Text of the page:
The New Zealand Dental Association (NZDA) is saying the Ministry of Health has met with other medical groups via the General Practice Leaders’ Forum but say they feel shut out, citing a lack of government funding for oral health translating to a lack of interest from the government.
Dentists have essentially been closed down since New Zealand went to Alert Level 3 over a month ago.
In terms of effective PPE delivery, clear guidance from officials and any form of national plan the NZDA Chief Executive Dr David Crum says dentistry, has been largely ignored. As a primary, frontline health care service, dentists and their patients when compared to medicine have effectively been relegated to the status of the ‘poor cousin’.
“Oral health is an important part of general health and as such all New Zealanders have a right to access good oral health care. Doctors and pharmacists are still able to work and receive at least some form of income, albeit at a reduced capacity. Dentists are not. Why is this? One hypothesis is, that because there is currently almost no government funding for adult dental care in New Zealand, dentists believe they have been left off the radar during this COVID19 crisis.”
Dr Crum says expenditure on dentistry in New Zealand is largely privately funded, with only small pockets of public spending out of NZ$1.5 billion spent each year.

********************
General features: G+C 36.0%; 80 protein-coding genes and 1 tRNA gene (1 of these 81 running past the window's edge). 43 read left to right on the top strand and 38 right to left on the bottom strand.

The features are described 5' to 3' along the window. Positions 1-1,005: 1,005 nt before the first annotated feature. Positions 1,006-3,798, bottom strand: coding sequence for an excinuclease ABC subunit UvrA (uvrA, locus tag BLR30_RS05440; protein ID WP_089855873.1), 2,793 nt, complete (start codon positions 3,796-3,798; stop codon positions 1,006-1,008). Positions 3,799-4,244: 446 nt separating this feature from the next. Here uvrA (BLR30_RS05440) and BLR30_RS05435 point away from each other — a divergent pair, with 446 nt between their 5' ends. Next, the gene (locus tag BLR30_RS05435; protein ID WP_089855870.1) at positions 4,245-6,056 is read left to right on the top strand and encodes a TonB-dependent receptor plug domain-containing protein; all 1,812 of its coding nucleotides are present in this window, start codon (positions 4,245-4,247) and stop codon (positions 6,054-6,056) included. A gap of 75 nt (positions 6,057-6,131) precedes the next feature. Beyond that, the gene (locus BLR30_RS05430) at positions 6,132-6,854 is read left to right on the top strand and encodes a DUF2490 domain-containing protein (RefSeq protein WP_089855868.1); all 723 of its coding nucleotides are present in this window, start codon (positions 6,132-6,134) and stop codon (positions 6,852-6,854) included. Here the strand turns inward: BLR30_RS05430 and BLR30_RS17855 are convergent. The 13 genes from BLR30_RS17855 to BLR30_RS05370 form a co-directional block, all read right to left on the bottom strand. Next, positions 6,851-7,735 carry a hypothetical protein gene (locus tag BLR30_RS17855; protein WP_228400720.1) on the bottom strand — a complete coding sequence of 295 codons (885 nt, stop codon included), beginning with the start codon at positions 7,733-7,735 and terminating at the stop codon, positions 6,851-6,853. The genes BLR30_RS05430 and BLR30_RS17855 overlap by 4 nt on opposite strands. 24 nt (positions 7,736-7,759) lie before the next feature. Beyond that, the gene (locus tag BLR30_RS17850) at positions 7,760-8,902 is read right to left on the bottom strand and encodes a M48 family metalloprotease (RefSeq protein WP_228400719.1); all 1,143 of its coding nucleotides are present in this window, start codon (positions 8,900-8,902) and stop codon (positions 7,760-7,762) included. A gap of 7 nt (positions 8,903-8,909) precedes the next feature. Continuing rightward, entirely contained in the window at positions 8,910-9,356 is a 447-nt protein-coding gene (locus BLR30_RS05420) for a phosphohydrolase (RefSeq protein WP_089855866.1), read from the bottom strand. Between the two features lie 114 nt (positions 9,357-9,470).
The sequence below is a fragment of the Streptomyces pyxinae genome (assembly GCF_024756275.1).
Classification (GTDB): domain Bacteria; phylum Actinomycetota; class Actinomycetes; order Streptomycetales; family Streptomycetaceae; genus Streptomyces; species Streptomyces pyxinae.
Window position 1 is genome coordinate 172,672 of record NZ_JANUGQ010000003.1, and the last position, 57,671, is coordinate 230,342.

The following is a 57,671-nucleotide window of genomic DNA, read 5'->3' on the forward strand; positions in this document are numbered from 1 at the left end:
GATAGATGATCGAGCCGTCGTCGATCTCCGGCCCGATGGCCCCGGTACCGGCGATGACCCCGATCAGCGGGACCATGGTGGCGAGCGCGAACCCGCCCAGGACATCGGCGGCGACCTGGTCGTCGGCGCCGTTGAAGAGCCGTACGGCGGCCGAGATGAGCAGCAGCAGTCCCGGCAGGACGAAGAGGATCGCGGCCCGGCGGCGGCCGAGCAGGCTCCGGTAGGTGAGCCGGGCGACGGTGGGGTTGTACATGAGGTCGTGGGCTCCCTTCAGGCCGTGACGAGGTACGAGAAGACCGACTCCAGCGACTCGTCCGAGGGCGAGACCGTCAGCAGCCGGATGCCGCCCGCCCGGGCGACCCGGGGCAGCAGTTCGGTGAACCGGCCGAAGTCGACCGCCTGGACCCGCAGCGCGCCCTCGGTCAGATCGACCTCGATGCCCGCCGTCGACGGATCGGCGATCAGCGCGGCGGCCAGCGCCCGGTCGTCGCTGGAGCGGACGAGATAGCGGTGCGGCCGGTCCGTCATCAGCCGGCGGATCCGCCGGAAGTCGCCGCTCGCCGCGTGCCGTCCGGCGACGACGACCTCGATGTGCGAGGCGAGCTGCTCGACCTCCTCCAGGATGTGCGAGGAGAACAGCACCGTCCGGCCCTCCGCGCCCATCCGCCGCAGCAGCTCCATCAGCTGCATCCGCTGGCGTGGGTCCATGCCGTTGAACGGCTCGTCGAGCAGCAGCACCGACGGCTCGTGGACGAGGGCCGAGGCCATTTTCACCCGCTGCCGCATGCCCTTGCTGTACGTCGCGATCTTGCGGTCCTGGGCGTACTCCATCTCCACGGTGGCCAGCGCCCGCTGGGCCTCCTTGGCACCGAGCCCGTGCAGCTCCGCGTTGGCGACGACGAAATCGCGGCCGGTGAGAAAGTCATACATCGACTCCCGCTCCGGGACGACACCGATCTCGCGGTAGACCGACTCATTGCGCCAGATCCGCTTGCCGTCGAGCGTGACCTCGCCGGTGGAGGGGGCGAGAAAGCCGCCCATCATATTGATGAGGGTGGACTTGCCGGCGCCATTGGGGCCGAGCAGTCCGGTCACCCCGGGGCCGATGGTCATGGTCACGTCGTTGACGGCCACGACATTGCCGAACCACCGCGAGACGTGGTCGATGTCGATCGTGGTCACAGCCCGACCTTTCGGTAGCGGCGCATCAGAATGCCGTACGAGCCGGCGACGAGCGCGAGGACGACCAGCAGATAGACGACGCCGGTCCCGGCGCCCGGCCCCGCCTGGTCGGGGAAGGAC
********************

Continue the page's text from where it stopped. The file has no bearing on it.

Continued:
“Last year the New Zealand government spent over $18 billion on health care, $3,745 for every man woman and child in New Zealand. But less than one half of one percent was spent by the Government on oral health,” he said.
In obeying the new Ministry of Health guidelines – even at level 3 with virtually no PPE being made available by DHBs to dentists, dentists are now being forced to access the very scarce supply from overseas. This costs approximately $80 per patient, even before treatment starts.
“The reality is that if you are an adult New Zealander, you will be expected to pay for your own dental care and the PPE to provide this safely with limited exceptions.
Dental practices in New Zealand are a mix of privately-owned enterprises and corporate companies. Servicing these practices is a significant dental industry of around 30 companies that supply equipment, maintenance, consumables, materials, educational courses, IT and software to the medical and dental profession.”